Such delivery does not take place through physical offtake; in the Netherlands, the physical transport of electricity is performed by independent grid operators and is an entirely separate activity from the supply of electricity, which is a purely contractual and administrative affair (based on the metering data). In the Dutch market, a quantity of electricity is deemed to have been supplied by a party if, under the administrative market procedures, the relevant quantity is allocated to that party. Thus, in principle, parties may agree on any delivery point (eg, at the customer's grid connection transfer point or at the production facility grid connection transfer point), as long as the rest of the contract structure allows for the allocation of the electricity to the seller under the corporate PPA. If this condition is met, it is not mandatory – as in some other EU countries – for the electricity to which the corporate PPA pertains to enter into a back-to-back agreement with a licensed supplier which will physically supply the electricity to the customer's doorstep (this arrangement is sometimes referred to as a 'sleeved' corporate PPA).
Fall-back supplier and programme responsible party
The fact that a renewable energy plant might not produce enough electricity to meet customer demands must also be considered. A customer may therefore have to enter into a separate electricity supply agreement with a 'fall-back' licensed electricity supplier for the additional required volume. In this context, it is possible in the Netherlands to register only one supplier per grid connection in the national grid connection register (CAR), which forms the basis of most regulated administrative market procedures.(4) If the customer purchases electricity from both the seller under the corporate PPA and the fall-back supplier, it is likely that the fall-back supplier will have to be registered in the CAR as the supplier for the connection. This illustrates the importance of addressing the separate roles and responsibilities of the market parties involved in the corporate PPA. Another such responsibility is the so-called 'programme responsibility' of each party connected to the grid, which includes:
Programme responsibility is always transferred to a so-called 'programme responsible party' acknowledged by TenneT. The Dutch market procedures provide for one programme responsible party for each grid connection. The parties involved will therefore have to arrange for the programme responsible party to bear programme responsibility for the entire volume consumed by the customer through its grid connection (including both the volume pursuant to the corporate PPA and the volume supplied by the fall-back supplier) and agree on a mechanism for allocating and settling imbalance charges and purchase costs.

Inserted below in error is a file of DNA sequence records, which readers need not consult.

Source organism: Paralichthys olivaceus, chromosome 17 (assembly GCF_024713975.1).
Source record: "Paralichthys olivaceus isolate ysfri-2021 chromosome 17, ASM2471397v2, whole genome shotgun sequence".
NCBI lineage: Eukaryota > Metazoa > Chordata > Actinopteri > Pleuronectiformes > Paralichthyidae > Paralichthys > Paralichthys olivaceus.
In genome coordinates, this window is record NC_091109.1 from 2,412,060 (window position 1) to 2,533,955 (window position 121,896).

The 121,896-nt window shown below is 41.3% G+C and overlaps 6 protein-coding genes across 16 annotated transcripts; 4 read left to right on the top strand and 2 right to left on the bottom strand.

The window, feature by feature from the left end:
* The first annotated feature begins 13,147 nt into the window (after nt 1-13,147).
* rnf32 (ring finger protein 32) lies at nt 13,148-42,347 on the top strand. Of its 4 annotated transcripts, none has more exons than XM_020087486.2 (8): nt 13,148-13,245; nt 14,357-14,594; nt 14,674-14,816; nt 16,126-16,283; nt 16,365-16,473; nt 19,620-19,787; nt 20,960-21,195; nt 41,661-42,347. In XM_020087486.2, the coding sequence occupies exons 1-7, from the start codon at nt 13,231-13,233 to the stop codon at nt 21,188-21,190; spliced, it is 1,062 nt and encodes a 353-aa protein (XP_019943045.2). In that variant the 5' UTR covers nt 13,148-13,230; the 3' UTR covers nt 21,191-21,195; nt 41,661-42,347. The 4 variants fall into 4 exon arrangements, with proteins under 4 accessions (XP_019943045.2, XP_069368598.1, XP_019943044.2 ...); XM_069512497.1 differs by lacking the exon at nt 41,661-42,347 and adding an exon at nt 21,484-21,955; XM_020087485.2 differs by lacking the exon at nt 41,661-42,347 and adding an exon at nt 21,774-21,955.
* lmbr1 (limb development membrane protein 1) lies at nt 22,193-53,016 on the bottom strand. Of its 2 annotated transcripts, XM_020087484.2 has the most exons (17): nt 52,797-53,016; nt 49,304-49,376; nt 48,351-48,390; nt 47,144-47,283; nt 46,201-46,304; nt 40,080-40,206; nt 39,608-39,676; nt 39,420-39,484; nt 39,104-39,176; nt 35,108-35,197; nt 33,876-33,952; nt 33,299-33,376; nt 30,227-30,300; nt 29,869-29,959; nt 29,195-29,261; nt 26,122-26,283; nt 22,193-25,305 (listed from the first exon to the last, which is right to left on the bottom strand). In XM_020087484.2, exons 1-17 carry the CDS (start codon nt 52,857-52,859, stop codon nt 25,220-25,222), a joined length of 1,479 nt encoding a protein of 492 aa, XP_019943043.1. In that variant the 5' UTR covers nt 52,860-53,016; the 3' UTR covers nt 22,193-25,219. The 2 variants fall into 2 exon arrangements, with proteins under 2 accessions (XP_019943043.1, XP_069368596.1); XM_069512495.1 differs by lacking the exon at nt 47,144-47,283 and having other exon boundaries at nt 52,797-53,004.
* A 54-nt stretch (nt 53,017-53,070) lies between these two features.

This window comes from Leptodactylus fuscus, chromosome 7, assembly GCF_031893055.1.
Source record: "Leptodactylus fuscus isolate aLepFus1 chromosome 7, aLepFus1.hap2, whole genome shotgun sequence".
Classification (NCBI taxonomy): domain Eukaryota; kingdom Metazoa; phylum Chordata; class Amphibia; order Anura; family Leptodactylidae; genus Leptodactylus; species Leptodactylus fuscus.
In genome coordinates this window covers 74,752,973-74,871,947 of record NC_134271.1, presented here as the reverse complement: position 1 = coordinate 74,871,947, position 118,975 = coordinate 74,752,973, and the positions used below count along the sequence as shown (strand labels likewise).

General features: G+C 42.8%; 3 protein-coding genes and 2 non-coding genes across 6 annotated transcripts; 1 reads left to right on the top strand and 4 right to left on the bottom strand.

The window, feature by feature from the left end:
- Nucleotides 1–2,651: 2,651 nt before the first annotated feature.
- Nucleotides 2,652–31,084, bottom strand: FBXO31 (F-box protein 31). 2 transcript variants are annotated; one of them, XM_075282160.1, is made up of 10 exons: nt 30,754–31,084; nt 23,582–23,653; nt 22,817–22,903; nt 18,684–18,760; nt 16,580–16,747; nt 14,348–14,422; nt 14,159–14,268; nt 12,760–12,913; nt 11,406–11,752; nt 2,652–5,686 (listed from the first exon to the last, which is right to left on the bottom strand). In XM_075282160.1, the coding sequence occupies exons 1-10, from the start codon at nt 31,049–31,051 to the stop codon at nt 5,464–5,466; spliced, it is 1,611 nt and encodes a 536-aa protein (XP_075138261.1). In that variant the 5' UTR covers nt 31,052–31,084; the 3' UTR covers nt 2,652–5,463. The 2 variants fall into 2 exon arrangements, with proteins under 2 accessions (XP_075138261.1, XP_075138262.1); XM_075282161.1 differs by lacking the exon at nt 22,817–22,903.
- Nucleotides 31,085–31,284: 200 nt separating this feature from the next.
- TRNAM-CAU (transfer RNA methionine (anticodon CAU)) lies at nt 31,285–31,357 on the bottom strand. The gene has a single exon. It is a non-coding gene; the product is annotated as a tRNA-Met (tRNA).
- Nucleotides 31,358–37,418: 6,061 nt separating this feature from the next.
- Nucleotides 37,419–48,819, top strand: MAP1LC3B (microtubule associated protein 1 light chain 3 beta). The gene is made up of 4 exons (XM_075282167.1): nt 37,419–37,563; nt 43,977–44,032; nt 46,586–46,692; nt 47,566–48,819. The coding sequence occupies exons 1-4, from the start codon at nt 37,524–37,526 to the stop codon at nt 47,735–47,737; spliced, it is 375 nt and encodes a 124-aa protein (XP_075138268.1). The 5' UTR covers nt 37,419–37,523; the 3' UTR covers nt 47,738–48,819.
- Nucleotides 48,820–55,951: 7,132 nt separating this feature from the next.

Relationship between electricity price and SDE subsidy scheme
Aside from sustainability targets, major incentives for corporate PPAs seem to be long-term influence on the electricity prices and consequently financial stability and gain. In the Netherlands, a factor influencing these incentives is the subsidy scheme for the production of renewable energy (SDE). Under this scheme, the minister of economic affairs grants a subsidy for each kilowatt hour of generated renewable energy for the difference between the fixed cost price and the variable market price, based on the average annual APX price level (multiplied by correction factors for imbalance and profile costs). In order for the corporate PPA to be profitable, its pricing mechanism should take the SDE calculation mechanism into account.
Finally, in the Netherlands, parties that consume electricity pay energy tax. This tax is due in the event of energy consumption through a physical connection to the grid, but also in some other events. It is therefore advisable to check with the Tax Authority in order to avoid creating multiple taxable activities pursuant to the same corporate PPA.
For further information on this topic please contact Martha Brinkman at Stek Advocaten BV by telephone (+31 20 530 52 00) or email (firstname.lastname@example.org). The Stek Advocaten BV website can be accessed at www.stek.com.
(1) The Economist, June 10 2017, "Big business sees the promise of clean energy".
(2) Further information is available here.
(3) The lobby and push for corporate PPAs by interest groups and influential organisations is also visible in the Netherlands. See, for example, the 2015 Climex and Accenture report "How large energy consumers can power the Energy Transition" and the October 2016 joint report of the Dutch branch of Greenpeace and Dutch organisations Consumentenbond, Natuur&Milieu and WISE regarding the level of sustainability of electricity suppliers.
(4) New regulations are underway that allow for multiple suppliers per connection in some specific cases, such as separate customer production installations making use of the same grid connection. However, those regulations will not apply to the situation relevant for corporate PPAs. More information on this topic is available in Dutch on the Authority for Consumers and Markets website.